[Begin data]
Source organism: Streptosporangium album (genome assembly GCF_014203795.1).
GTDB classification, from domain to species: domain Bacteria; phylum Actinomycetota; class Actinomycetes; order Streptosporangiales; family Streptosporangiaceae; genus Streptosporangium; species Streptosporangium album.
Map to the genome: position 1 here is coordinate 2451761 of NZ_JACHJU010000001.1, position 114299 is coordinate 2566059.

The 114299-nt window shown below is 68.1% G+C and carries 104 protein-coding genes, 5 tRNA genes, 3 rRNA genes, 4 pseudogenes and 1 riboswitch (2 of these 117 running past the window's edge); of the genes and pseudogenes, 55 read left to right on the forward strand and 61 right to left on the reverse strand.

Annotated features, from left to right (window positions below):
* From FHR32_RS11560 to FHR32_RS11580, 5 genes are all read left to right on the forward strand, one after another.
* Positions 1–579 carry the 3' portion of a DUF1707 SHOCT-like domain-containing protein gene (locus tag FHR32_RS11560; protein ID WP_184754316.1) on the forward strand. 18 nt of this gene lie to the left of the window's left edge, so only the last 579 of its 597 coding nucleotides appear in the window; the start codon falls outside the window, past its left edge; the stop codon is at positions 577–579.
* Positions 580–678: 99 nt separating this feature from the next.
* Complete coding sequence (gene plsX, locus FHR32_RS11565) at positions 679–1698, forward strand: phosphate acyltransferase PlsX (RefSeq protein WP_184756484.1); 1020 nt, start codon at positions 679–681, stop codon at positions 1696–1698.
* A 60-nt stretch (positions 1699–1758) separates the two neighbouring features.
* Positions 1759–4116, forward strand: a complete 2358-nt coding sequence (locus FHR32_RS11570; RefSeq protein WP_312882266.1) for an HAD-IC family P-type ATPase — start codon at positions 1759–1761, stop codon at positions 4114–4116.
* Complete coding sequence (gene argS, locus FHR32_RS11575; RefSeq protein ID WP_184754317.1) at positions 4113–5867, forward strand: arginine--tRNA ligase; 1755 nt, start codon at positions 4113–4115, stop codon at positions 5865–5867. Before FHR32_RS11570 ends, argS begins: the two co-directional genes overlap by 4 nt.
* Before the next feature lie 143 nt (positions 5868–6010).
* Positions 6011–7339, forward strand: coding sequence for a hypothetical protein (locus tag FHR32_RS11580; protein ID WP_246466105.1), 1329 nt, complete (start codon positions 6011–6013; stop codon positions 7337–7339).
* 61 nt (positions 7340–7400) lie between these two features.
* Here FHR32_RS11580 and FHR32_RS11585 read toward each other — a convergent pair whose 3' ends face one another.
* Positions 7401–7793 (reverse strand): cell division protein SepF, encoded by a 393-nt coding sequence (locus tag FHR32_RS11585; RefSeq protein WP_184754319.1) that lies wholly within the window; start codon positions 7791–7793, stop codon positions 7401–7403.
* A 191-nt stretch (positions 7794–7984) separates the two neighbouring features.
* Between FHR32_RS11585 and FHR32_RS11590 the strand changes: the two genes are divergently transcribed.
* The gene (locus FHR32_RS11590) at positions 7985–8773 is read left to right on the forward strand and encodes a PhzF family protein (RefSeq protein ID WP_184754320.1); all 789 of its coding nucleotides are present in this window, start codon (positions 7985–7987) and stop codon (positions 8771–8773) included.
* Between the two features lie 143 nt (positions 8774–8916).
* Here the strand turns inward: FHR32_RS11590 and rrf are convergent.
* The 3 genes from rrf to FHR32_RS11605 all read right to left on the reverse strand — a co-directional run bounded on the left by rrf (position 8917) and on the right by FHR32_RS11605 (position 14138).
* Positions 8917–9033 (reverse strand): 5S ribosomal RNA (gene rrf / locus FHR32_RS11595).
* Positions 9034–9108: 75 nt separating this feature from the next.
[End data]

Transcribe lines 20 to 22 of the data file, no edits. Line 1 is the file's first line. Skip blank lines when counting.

* The gene (locus FHR32_RS11590) at positions 7985–8773 is read left to right on the forward strand and encodes a PhzF family protein (RefSeq protein ID WP_184754320.1); all 789 of its coding nucleotides are present in this window, start codon (positions 7985–7987) and stop codon (positions 8771–8773) included.
* Between the two features lie 143 nt (positions 8774–8916).
* Here the strand turns inward: FHR32_RS11590 and rrf are convergent.